Courage likes the building’s central location and the fact it’s on a street with good bus service and plenty of amenities.
The Icon will have two sizes of accessible condos. One will be a 784-square-foot unit with two bedrooms and one bathroom starting at $269,000. The other will be a 947-square-foot unit with two bedrooms and two bathrooms starting at $299,900. All units come with one indoor parking stall.
The rest of the units in the four-storey complex are a mix of one-, two- and three-bedroom condos ranging in size from 550 square feet to just over 1,000 square feet, and ranging in price from $169,900 to about $300,000.
Merkel said more than 25 per cent of the 60 units have been sold already, and another 20 per cent are close to being sold.
He said only two of the eight accessible units have been sold. He’s not concerned because a lot of prospective buyers want to wait until they’re built and they can see what they’re getting before making a commitment.
Courage, who advised Merkel on what accessibility features to include in the units, agreed.
"I think they will fill up, but I don’t think they will fill up in advance because people will want to see them."
Merkel said even if EdgeCorp doesn’t pre-sell any more of the accessible units, it will still build at least eight of them on the assumption they’ll sell.
He noted Manitoba’s population is aging, and the number of older people who have mobility issues is increasing.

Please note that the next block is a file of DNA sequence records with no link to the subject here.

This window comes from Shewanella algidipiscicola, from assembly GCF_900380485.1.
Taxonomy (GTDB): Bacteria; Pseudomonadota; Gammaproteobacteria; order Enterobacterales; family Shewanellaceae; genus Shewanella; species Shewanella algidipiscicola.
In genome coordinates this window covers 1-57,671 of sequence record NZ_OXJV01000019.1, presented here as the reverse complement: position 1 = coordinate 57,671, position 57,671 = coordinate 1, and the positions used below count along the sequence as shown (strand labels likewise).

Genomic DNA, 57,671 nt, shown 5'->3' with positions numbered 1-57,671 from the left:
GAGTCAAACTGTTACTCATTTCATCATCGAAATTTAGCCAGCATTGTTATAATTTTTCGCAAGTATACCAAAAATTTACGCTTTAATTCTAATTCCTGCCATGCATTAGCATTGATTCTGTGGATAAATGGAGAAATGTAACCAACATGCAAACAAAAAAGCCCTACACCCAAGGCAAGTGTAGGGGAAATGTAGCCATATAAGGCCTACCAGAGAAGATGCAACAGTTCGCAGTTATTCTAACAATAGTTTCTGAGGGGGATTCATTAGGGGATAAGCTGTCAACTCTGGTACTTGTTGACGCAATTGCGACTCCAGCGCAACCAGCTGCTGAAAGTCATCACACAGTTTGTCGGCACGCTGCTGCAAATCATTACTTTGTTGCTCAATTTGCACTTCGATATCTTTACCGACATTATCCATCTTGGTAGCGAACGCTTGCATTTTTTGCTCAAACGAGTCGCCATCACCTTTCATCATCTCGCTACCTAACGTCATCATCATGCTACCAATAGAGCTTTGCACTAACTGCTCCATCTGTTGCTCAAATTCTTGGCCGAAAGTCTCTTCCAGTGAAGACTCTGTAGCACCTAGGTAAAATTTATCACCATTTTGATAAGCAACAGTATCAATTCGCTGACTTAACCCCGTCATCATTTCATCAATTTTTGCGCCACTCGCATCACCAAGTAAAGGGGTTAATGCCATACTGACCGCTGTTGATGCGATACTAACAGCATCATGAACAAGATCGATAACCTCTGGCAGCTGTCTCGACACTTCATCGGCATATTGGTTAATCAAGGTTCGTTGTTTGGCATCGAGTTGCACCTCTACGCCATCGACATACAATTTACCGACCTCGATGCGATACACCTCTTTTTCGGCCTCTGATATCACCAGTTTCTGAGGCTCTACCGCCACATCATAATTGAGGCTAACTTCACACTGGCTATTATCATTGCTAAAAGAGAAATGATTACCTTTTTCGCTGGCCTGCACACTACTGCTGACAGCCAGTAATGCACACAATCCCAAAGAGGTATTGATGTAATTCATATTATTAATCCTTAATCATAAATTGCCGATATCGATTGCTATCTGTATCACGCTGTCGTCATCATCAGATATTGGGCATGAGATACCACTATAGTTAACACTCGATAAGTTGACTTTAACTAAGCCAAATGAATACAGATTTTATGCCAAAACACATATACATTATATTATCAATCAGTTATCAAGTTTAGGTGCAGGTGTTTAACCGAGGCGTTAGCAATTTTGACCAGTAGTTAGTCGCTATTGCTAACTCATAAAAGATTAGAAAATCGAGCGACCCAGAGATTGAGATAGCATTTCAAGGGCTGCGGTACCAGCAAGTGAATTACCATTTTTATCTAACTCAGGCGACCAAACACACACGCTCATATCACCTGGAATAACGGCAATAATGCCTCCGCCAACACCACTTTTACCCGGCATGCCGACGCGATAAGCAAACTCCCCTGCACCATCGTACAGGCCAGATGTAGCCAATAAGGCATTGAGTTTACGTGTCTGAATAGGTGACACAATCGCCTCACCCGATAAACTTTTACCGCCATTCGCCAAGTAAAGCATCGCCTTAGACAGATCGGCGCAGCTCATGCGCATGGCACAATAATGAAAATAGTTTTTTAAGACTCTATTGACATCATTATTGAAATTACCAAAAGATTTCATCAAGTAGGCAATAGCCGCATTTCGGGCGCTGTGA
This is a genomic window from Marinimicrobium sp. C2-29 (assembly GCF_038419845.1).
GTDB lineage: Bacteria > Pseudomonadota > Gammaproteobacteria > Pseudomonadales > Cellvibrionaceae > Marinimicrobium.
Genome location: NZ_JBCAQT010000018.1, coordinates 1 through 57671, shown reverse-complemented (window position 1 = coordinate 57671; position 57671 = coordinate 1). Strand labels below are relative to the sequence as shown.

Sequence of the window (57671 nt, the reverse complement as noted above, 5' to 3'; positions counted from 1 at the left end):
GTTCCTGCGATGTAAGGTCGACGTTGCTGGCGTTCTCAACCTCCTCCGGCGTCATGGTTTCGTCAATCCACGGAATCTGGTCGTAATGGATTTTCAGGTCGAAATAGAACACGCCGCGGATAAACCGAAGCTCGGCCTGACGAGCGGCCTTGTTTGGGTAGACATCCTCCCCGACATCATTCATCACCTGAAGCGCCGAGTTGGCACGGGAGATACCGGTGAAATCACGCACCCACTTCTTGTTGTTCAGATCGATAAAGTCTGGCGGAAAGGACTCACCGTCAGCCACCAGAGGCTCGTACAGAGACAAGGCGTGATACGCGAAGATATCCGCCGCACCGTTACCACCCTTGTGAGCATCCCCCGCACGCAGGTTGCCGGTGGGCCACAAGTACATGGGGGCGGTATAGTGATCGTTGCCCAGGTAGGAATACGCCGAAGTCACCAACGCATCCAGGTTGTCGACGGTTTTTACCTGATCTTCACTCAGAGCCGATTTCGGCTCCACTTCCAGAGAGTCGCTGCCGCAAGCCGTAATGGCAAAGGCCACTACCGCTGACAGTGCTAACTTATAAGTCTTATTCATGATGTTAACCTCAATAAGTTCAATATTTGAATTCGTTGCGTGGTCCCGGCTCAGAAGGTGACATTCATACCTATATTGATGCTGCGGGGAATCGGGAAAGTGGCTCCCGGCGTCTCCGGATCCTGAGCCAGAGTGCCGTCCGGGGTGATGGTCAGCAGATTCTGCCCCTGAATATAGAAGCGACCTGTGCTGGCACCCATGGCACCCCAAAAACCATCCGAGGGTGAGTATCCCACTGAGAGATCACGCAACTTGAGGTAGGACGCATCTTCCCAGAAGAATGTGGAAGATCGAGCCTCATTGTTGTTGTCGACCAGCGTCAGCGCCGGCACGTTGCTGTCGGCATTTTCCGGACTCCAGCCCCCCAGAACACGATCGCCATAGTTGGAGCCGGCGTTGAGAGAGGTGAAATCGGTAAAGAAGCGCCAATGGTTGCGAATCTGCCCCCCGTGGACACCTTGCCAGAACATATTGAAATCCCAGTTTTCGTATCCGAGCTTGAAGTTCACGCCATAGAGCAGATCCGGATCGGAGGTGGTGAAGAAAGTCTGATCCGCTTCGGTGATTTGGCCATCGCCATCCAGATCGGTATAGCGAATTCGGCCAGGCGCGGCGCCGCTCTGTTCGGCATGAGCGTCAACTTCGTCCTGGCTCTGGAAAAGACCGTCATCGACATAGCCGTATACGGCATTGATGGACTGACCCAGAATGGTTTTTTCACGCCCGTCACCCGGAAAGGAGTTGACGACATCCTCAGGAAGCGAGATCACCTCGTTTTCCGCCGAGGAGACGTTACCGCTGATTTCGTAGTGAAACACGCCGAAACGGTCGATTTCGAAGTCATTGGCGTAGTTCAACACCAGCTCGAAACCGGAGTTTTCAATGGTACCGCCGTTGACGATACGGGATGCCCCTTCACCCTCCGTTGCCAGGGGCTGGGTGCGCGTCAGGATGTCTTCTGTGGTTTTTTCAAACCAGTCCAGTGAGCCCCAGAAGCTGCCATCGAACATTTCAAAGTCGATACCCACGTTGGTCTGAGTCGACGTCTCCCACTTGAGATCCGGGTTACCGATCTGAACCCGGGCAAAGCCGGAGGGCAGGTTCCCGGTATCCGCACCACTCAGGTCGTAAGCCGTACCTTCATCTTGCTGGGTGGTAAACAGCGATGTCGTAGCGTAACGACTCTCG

He said the company has seen that trend first-hand in some of the other five multi-family complexes it owns in the city.
"A lot of people are moving out because they can’t age in place. They get wheelchair-bound or have to start using a walker, and their suites are no longer functional. So they end up going into nursing homes or assisted-living facilities earlier than they need to."
Courage believes if EdgeCorp’s experiment is successful, other builders and developers will follow suit.
"It’s on their radar. They hear it, they know it. They just want a return on their investment, so we have to get a couple of these going for them to see the need," she said.
"We’ve also got to get governments to chip in and help builders build — and developers develop not just buildings, but communities that are more accessible and also affordable."
Buzz about Jollibee
The world’s ninth-largest restaurant company — Jollibee Foods Corp. — will open its first Canadian outlet Thursday in Winnipeg.
The chain’s fast-food restaurant at 1406 Ellice Ave. is the first of two that will be opening in the city. The other is under construction in the Northgate Shopping Centre on McPhillips Street and will open some time in 2017.
Known as "the McDonald’s of the Philippines," Jollibee offers a variety of popular Filipino dishes, such as Chickenjoy fried chicken, plates of cheesy spaghetti, peach mango pie and the Aloha Champ Burger — a bacon cheeseburger garnished with a pineapple ring.
The company also plans to open outlets in Scarborough, Mississauga and Edmonton.